Peaking in gymnastics is kind of a funny thing. In college we competed every weekend so we had to be pretty much on form all season long. As the year got older we would hit routines cleaner and easier, but when you are expected to win from day one you have to be on your game. This year was the first real season that I decided to peak all my athletes for Nationals/Westerns. The girls are good enough now that winning at the end of the year is really a possibility. Before, we would try to peak for state or regionals just to make it to the next meet. It is a tough idea to sell to kids that are used to winning from meet number 1 of the season at the compulsory level. They don't really look at how a routine was cleaner or stronger, they just know if they made it all the way through.
I think the girls started to understand what we were doing part way through the season. Their routines were getting better, and they were hitting more and more of them in training. Once we made it to state championships the girls were really starting to hit their stride. We were not at the peak, just the start of it, but we were going well enough that the level 9s were able to take the win.
When we are trying to get the girls to peak, we start to back off a lot on what we are doing. For some people I think this is a strange idea. I talked with some coaches last weekend where gyms were upping hours, doing more skills, more routines, more of everything. For us it was the opposite. Girls get their work done and we go home. Of course this is difficult to do if your athlete isn't hitting routines and you haven't done your work earlier in the season.
A former coach that worked for me put if very simply for the girls once and I still use it today. When we train we do things in steps, and each step is very important and if you miss a step you will not be successful. Early in the season it is easy to want to skip steps when you feel you are behind. But when you look at the big picture you have to realize that you are only on step 3 of 10 for example. Skipping from step 3 to 6 would leave a foundation of shaky stones instead of solid concrete.
With that in mind we do large numbers early in the year, and as we get close to the end of the season, it makes it easy to focus on lower numbers, lower conditioning, and more mental preparation.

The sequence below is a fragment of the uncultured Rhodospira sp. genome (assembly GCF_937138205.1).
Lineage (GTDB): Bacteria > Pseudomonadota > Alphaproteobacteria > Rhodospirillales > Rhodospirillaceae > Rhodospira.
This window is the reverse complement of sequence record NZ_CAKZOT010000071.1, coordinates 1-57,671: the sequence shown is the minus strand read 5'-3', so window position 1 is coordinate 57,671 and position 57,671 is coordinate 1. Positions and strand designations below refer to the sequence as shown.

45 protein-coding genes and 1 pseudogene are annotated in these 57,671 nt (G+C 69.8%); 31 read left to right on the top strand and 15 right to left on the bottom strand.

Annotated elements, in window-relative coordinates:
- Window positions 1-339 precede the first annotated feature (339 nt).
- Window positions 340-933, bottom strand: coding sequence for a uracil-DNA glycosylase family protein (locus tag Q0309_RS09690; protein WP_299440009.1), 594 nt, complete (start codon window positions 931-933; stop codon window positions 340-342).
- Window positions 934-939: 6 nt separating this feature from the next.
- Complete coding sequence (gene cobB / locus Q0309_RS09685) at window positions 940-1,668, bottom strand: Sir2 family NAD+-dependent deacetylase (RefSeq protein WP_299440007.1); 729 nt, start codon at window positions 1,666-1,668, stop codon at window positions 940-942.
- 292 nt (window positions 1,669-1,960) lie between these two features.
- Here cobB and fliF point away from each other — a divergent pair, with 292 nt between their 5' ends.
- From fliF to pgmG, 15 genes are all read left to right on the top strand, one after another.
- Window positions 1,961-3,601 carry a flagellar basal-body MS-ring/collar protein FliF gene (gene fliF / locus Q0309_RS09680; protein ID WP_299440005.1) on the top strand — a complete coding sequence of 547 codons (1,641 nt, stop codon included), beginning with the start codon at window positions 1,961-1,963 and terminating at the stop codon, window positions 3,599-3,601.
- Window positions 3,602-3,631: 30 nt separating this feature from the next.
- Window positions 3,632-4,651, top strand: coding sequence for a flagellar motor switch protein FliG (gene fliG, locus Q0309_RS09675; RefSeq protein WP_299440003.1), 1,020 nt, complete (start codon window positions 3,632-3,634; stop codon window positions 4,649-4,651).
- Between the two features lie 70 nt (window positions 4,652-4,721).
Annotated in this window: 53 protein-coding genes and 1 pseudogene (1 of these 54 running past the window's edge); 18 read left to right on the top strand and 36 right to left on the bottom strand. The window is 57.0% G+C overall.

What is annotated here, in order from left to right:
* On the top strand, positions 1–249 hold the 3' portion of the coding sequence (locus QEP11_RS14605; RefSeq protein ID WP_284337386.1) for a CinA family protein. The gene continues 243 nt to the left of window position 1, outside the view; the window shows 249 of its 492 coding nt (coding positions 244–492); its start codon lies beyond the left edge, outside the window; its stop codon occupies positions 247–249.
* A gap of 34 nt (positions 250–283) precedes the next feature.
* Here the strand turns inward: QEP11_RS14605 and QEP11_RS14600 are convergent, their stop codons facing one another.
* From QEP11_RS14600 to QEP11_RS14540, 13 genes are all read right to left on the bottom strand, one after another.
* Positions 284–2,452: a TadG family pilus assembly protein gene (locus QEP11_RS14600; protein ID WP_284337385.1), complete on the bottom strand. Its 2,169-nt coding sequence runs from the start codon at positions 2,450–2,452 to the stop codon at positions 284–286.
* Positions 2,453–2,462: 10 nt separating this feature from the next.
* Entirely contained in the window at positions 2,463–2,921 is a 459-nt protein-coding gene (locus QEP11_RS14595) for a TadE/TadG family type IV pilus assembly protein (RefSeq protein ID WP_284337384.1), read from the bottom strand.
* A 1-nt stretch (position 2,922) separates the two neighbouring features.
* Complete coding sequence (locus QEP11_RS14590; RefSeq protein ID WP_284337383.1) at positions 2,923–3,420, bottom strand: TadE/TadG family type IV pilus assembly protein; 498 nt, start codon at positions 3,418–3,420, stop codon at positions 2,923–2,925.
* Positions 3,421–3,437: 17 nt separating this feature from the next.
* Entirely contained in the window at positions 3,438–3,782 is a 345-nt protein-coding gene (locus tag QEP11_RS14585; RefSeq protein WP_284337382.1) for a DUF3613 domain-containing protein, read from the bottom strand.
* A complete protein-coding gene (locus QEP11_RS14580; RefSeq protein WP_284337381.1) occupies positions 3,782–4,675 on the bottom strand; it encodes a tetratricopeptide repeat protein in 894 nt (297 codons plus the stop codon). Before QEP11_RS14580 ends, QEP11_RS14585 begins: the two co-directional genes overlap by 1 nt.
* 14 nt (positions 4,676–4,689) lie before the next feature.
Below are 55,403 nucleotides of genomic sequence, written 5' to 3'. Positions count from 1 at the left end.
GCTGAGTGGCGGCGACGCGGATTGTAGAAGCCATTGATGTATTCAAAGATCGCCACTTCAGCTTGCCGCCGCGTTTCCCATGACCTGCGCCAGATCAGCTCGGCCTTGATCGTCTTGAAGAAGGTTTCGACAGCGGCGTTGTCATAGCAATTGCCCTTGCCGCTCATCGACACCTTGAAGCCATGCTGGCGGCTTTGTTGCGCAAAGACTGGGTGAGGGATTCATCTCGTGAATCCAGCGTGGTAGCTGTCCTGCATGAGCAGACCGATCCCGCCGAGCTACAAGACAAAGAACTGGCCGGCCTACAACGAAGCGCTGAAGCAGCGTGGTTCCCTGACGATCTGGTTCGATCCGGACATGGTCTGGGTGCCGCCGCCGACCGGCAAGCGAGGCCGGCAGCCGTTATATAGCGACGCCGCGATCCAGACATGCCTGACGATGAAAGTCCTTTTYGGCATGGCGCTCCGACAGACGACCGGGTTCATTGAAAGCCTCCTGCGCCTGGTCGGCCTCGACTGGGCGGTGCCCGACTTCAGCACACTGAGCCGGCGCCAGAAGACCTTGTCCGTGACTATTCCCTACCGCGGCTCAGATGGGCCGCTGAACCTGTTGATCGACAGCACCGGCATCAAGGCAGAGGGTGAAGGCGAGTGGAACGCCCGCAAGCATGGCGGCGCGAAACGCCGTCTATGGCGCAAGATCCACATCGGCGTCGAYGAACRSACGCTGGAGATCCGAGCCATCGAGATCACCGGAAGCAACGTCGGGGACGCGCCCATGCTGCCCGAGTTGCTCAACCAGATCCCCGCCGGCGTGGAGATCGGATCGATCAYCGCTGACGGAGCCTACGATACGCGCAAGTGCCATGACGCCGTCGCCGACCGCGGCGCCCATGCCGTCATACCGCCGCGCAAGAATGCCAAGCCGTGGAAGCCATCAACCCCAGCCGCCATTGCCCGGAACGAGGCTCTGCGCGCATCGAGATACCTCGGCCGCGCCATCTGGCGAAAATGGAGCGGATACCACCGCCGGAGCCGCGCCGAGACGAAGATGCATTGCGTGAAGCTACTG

The mental preparation was the biggest benefit to our team I feel. To achieve that meant we had to have more succes. That meant if an athlete was having a good day we stopped with what we had. We didn't push to get more. And if it was a bad day we quit early too and blamed it on "a bad day", making sure to have a good day the next day. This causes the athlete to feel more successful. The example would be I would rather an athlete hit 2 or 3 of any particular thing we were doing that day, be it routine, skill, or part. Rather than hit 5 of something and miss 5 or 6 of it as well. If the athlete hits her first 3 skills move on, don't "push your luck" trying to get more done. Remember your numbers should have been done long ago. Also I don't want an athlete to go on missing skill after skill, or routine after routine. If I have done my job right one bad day here or there wont ruin anything on the run in to National/Westerns. So if it is a bad day, or just a bad skill, I cut it off in an effort to keep the athlete's mental state high.
There is no replacing your base work in the summer and fall. If you cannot get the numbers in you will not have a consistant athlete. That means early in the year, good, bad, or ugly you do the numbers you need to do. You may be able to get a couple good meets or workouts from pure mental prep, but it is extremely difficult for an athlete to believe in their ability if they have not done the numbers. But combining skill work and mental prep will create a real competitor and can show you and your athlete a lot of success.